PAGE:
Clock Tower at Chelsea, c1940. Courtesy Chelsea and District Historical Society.
For seventy years a clock tower has been located on Nepean Highway by the railway line at Chelsea, informing local citizens and passing traffic the time of day. A gift from the Carrum Electric Supply Company this clock was erected as part of Chelsea’s contribution to the celebrations recognising one hundred years since the first European settlement in Victoria. The unveiling by Cr James took place on Saturday October 21, 1934.
As mayor, Cr James established the Centenary Celebrations Committee which suggested that the Carrum Electric Supply Company be approached to assist with illuminating the town. However the company wished to contribute something of a more permanent nature and instead offered to donate a clock with a two foot square face, as well as two mirror signs at centres north and south of Chelsea.  The offer was enthusiastically and quickly accepted by Council who indicated their willingness to pay the annual cost of electricity estimated at £20 for these gifts to operate. In addition, the Council instructed the city engineer and town clerk, Mr A. S Collings, to design an ornamental pylon to hold the donated clock. 
The Aspendale, Chelsea and Carrum Electricity Supply Company, later known as the Carrum Electricity Supply Company, was established in 1915 and continued to trade until 1944 when it was taken over by the State Electricity Commission. Initially the company’s goal was to see the replacement of kerosene lamps, candles and acetylene plants that were used by residents in the district. However, at first, because the capacity of the generating plant was limited, the use of electricity was restricted to certain hours. This resulted in many dissatisfied customers, particularly those who were early risers and had to continue with the use of candles and other sources of light.  So over the years the company worked to win the approval of their customers by being good corporate citizens.
At the unveiling of the clock, Mr Funston, the chairman of the Board of the Carrum Electricity Supply Company, expressed the hope that the gift would be of permanent benefit to the people as an accurate time recorder as well as an ornament to Chelsea. . The mayor, Cr Meier, saw the clock as the first of many permanent improvements to the city while Frank Groves MLA welcomed the unveiling of ‘the splendid gift’ as a sign of the district’s progress as he could recall ‘the time when boats were more needed than clocks’.
Mr N S Strachan the manager and engineer for the electricity company selected and installed the clock while Mr A S Collings, the town clerk and engineer, designed the tower and supervised its construction. At first it was intended to put the clock on brackets but this was abandoned in favour of a brick tower with drinking fountains on the north and south face.  The idea of drinking fountains was deleted from the plan but the construction of a tower using bricks supplied by the council and labour provided by unemployed men receiving sustenance payments proceeded. At that time Australia and many parts of the world were suffering from a great economic crisis where many men and women were without employment.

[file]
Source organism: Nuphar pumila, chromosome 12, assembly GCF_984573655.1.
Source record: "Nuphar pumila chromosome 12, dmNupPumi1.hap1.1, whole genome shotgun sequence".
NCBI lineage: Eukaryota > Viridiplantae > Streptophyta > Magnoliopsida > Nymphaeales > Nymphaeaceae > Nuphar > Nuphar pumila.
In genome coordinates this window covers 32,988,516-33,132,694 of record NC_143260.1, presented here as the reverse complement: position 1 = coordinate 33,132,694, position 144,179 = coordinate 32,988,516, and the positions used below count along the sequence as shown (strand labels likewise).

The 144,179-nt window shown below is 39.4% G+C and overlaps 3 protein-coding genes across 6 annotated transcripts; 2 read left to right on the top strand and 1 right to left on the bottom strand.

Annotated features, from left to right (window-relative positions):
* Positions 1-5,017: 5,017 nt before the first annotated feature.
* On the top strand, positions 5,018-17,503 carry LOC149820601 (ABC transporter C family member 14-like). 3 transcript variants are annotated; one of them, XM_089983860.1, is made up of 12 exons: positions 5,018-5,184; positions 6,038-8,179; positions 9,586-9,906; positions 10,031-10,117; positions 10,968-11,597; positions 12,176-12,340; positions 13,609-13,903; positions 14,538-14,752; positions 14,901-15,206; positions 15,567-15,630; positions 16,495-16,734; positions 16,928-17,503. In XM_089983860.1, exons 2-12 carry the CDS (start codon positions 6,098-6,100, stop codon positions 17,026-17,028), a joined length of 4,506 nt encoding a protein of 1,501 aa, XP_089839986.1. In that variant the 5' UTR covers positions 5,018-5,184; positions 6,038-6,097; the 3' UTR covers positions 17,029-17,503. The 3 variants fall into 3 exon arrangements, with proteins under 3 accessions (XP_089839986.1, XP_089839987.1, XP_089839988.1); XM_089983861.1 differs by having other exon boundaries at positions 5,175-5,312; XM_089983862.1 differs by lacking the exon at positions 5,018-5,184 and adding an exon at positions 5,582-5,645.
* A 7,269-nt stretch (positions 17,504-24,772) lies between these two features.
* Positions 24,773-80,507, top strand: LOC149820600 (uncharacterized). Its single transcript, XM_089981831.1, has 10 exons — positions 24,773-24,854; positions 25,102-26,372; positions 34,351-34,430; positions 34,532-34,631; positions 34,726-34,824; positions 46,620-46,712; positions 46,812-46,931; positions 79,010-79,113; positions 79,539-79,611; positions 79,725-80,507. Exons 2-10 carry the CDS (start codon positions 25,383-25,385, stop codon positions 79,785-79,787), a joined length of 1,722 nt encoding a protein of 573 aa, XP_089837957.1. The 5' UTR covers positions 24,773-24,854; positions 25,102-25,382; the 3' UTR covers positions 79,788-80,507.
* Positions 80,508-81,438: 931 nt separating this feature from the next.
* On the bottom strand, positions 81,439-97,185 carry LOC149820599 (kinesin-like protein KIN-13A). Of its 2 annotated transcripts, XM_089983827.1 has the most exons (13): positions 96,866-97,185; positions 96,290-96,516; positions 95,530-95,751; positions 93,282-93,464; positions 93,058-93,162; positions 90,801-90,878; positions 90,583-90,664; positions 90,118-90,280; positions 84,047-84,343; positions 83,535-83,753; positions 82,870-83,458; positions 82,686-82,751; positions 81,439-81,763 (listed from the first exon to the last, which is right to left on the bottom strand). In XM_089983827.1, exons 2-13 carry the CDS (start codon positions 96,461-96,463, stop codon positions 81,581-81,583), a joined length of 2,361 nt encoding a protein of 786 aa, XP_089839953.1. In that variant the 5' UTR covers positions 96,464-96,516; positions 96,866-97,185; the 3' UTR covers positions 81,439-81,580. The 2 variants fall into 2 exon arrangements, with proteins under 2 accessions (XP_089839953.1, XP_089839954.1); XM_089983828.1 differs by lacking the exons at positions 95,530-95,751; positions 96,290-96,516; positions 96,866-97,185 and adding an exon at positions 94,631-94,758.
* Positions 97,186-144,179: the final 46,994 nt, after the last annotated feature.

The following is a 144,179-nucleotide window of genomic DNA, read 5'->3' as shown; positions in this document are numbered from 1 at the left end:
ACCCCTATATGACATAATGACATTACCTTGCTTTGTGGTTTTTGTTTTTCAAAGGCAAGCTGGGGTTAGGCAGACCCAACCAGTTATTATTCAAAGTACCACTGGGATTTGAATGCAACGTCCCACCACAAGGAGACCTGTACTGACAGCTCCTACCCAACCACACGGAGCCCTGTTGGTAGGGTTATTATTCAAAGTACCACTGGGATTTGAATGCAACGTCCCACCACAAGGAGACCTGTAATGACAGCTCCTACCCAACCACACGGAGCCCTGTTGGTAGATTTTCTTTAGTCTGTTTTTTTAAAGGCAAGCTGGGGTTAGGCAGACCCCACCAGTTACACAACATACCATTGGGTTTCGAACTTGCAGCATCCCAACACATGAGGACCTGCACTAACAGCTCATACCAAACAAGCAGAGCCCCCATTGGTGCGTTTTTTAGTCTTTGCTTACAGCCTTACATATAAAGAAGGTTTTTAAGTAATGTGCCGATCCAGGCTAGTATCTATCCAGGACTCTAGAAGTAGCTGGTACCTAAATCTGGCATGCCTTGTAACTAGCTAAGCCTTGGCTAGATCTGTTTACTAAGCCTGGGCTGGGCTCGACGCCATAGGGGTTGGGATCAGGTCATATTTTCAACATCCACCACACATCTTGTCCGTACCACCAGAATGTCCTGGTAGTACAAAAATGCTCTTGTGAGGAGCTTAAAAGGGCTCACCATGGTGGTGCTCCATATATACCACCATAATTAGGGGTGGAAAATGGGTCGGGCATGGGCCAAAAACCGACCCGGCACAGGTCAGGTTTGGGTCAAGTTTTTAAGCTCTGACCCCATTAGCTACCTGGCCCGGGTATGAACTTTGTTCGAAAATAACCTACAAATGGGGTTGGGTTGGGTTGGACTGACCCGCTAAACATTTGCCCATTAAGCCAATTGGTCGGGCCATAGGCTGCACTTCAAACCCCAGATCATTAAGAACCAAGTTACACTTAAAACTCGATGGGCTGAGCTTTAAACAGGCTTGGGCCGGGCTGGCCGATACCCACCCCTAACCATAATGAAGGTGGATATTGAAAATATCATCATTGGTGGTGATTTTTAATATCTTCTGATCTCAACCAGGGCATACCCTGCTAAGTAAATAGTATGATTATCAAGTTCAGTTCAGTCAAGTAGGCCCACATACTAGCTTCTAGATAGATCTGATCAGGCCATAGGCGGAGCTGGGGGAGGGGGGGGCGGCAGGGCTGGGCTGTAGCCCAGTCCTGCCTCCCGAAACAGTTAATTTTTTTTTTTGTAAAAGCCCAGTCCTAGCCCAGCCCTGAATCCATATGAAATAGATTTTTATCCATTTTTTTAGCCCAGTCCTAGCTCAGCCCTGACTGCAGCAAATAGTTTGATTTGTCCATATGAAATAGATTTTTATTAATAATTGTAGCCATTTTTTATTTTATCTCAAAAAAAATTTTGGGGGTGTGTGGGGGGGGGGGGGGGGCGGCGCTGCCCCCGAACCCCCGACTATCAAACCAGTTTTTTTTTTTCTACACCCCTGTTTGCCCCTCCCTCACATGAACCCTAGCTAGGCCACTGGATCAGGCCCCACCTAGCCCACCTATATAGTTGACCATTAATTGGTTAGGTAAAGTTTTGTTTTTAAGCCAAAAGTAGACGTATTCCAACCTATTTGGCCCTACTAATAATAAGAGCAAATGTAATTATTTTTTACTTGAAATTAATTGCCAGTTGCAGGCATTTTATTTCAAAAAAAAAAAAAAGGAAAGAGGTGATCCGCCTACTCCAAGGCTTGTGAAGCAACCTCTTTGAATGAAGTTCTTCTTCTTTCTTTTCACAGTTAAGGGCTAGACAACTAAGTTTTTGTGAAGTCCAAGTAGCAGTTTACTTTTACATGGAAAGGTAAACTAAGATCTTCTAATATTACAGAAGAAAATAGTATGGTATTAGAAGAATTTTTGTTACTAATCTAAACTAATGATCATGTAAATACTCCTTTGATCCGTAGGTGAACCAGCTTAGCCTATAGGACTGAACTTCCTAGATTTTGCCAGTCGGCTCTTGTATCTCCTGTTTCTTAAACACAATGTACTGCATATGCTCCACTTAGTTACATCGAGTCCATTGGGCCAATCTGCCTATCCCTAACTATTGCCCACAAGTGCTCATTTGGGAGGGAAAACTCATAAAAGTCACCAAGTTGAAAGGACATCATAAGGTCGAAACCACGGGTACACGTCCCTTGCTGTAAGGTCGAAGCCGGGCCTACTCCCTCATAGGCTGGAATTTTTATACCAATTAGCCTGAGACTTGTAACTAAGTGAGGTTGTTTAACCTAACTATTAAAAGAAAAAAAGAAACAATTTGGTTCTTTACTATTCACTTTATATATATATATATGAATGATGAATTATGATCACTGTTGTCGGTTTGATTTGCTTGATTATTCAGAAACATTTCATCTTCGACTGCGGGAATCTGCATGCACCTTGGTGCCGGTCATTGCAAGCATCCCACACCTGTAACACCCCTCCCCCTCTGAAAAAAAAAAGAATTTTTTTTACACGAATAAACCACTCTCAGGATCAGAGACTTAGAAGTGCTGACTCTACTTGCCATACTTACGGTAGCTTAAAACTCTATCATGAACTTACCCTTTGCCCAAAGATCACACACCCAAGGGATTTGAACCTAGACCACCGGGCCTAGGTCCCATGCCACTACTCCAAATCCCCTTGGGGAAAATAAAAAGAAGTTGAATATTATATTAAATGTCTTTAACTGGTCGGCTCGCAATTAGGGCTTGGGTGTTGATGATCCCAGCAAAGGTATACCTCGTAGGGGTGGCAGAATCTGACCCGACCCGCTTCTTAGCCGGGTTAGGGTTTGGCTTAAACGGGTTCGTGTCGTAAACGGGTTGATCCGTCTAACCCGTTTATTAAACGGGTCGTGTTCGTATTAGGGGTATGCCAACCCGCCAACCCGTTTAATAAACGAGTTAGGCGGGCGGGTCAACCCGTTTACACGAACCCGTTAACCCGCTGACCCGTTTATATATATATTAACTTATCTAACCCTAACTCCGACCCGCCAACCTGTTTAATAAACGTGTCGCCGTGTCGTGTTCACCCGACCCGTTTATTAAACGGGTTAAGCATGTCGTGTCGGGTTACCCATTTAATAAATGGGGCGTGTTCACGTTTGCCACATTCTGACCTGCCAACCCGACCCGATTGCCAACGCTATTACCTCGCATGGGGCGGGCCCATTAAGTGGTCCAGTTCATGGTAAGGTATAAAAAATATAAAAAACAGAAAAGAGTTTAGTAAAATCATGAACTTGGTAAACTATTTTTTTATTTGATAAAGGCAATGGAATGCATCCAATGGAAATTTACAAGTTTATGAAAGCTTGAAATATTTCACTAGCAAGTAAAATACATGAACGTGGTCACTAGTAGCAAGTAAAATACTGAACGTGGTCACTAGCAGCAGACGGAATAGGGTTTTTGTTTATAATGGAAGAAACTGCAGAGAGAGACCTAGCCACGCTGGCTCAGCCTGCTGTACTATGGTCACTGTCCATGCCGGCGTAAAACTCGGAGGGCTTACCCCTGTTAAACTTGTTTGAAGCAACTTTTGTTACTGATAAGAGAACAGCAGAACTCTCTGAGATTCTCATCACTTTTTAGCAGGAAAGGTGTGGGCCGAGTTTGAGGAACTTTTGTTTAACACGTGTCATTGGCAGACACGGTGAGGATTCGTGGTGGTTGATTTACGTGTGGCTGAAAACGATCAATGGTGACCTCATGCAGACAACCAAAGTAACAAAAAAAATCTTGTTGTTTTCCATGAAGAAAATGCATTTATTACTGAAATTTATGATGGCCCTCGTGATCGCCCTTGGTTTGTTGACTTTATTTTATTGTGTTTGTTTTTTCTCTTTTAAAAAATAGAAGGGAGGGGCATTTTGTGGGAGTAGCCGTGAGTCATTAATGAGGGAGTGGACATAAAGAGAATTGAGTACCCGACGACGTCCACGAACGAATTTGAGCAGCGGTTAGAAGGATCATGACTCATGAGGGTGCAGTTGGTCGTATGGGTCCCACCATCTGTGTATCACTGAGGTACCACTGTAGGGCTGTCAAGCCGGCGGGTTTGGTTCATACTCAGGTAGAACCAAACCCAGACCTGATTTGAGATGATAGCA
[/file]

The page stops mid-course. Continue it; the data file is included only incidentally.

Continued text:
For many years the tower remained undisturbed but in 1994 its location was subject to attack. With the increasing number of people living in the area and the dramatic increase in traffic on Nepean Highway, VicRoads, the body responsible for the construction and maintenance of major roads, wanted to formalise the two single lanes which were in fact four ‘de facto’ lanes into four lanes to accommodate the road traffic. But in addition there was a need to encroach on the nature strip on which the clock was positioned. VicRoads had applied for $100,000 in the 1994 - 95 budget to allow the project to proceed.
The Chelsea Council agreed in principle to the proposal as they saw some benefits, but they did have some specific reservations. They wanted assurances that they would be consulted about the proposal before it was implemented and insisted that the speed limit through the town be maintained at a maximum of 60 kph.  While the council recognised the widening of the road would mean the loss of some parking spots and the removal, or at least the re-siting of the clock tower, they had not resolved the fate of the tower and clock.
A report to council on the condition of the tower noted that some bricks were powdering with age, diminishing its external appearance, and the portion above the clock face had broken away from the structure because of rusting in the steel lintels. At least in part this deterioration was attributed to the salt sea air. 
The question was raised whether a planned clock in front of the Chelsea Hotel would be an adequate replacement for the centenary clock. There was also the suggestion that the clock tower should be re erected outside the old Chelsea Court House in the Strand, the headquarters of the Chelsea Historical Society, or in front of the municipal offices in Station Street. The view expressed by the president of the society was that the clock should be re-erected as close as possible to its original site. This was what was done. 
In 1997 the clock tower was demolished and re-built according to its original design almost in its original position but closer to the railway line. Costs were met by VicRoads. The local community once again had a historic landmark in pristine condition viewed by thousands of people who pass through or visit the town of Chelsea.
Chelsea Clock Tower 2004.
© 2021 Kingston Local History | Website by Weave
City of Kingston acknowledges the Kulin Nation as the custodians of the land on which the municipality is a part and pays respect to their Elders, past and present. Council is a member of the Inter Council Aboriginal Consultative Committee (ICACC).